Types of Beats
- Down-beat: Beats have two components – the down-beat and the up-beat. The down-beat is best understood by clapping your hands along with a song. You are clapping the down-beats.
- Up-beat: An up-beat is the part of the rhythm that occurs in between the down beats. When clapping along with music, an upbeat is timed with when you pull your hands away from each other.
- Stressed beat: The beat that is given emphasis, be that it is a little stronger, louder, or in some way stands out from the other beats. It is often (but not always) the first beat in a measure of music.
- Non-stressed beat: The opposite of a stressed beat. Often a song is filled with more non-stressed beats. For example, when the first beat in a 4/4 measure is emphasized, the other three beats are non-stressed.
How to Identify Beats in Music
When Reading Music:
There are slow songs, and there are fast ones. The speed can be indicated by either a metronome , or by using traditional Italian music terms such as Andante or Moderato, although there are many others.
Here is an example of sheet music that uses Andante:
Andante indicates a tempo of a moderately slow beat. Think of the speed at which you take a gentle walk.
Metronomes are devices that literally keep the beat by making a repetitive sound based on the speed setting of the metronome. A great way to see how this works is to visit an online metronome web site, such as this one – https://www.flutetunes.com/metronome/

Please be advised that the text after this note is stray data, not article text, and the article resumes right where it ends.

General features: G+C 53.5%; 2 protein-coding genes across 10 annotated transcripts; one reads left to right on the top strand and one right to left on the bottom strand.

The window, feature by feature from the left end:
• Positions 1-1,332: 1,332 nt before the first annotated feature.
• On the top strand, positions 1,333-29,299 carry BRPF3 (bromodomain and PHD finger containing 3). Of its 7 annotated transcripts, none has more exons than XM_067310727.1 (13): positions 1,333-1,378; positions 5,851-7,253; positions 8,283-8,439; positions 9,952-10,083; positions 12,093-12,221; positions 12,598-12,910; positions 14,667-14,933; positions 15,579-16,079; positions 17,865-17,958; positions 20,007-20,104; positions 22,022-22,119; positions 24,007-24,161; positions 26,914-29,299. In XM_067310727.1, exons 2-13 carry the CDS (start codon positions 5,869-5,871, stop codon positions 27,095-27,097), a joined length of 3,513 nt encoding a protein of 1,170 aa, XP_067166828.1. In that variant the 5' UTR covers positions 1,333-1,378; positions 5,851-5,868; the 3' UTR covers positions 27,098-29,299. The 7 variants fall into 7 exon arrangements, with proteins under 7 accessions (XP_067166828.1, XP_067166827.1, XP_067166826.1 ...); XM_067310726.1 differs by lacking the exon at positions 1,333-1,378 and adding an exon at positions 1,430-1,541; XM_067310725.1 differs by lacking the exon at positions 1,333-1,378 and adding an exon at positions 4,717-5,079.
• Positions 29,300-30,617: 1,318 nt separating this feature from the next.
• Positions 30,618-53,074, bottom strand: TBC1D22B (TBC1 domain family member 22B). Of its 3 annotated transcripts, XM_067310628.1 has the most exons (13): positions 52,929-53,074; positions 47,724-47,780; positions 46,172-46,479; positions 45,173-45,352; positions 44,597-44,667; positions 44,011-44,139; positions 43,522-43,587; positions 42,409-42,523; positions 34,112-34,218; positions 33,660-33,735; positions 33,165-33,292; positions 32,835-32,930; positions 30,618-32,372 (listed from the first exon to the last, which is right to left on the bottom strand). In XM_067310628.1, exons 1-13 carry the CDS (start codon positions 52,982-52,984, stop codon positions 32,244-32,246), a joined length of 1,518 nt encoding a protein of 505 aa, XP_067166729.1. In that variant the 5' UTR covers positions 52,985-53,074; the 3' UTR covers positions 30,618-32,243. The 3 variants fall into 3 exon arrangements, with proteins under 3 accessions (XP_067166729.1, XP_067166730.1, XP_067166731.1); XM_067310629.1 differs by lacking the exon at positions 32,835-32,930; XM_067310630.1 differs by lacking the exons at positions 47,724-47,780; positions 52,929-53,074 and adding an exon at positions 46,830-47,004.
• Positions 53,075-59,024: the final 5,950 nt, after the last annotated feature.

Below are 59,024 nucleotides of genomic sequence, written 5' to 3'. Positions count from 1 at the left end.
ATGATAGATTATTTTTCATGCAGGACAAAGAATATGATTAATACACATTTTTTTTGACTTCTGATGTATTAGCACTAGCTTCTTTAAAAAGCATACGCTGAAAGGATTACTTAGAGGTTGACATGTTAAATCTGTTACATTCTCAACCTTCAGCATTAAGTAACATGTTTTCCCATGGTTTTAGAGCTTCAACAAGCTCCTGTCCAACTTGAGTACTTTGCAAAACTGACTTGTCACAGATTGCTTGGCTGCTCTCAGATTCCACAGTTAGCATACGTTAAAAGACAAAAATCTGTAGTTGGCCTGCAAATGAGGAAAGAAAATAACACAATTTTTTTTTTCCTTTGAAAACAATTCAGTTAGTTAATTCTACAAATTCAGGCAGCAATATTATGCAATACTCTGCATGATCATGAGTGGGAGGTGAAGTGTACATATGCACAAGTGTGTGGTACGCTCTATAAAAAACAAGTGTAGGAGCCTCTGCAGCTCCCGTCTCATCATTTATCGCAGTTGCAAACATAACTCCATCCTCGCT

When Listening to Music:
Taking beat a bit further, let’s discuss emphasis. We tend to emphasize the downbeats. Imagine you are walking while listening to a favorite song. If your walking is timed with the beats, then each time your foot touches the ground you timed it with a downbeat in the music.
When you raise your feet you are timing with the upbeat. So literally the image of something going down and up is helpful to understand downbeats and upbeats.
Here is a video of a drummer explaining this:
Putting the emphasis on certain downbeats (or even upbeats) will alter the feel of the music. When counting beats in 4/4 time, we might emphasize the first downbeat. Imagine counting in a way in which we say one number louder than the other numbers. For example, saying “ONE – two – three -four.” It is very common to emphasize the first downbeat. A good practice is to try emphasizing other downbeats, or even more than one. As an example, it is also common to emphasize the first and third beats. In saying this out loud, it would sound like “ONE – two -THREE – four.”
To fully capture the downbeats and the upbeats try saying it like this: “One – and – two – and – three – and – four – and.” Using this approach, you can emphasize any combination of downbeats or upbeats. Try placing the emphasis on the first and third upbeats. This would be “one – AND – two – and – three – AND – four – and.”
This can get tricky to achieve. Yet practice will get you closer to doing it in a correct way.
Closing this lesson on beats, here is a video from a percussion specialist in which he shows just how to understand and emphasize the upbeats. He’s got rhythm!
No matter what instrument you play, or if you are a vocalist, you do need to follow the beat. Even if there are no percussion instruments involved, the rhythm, beat, tempo, or speed is something that applies to any music performance.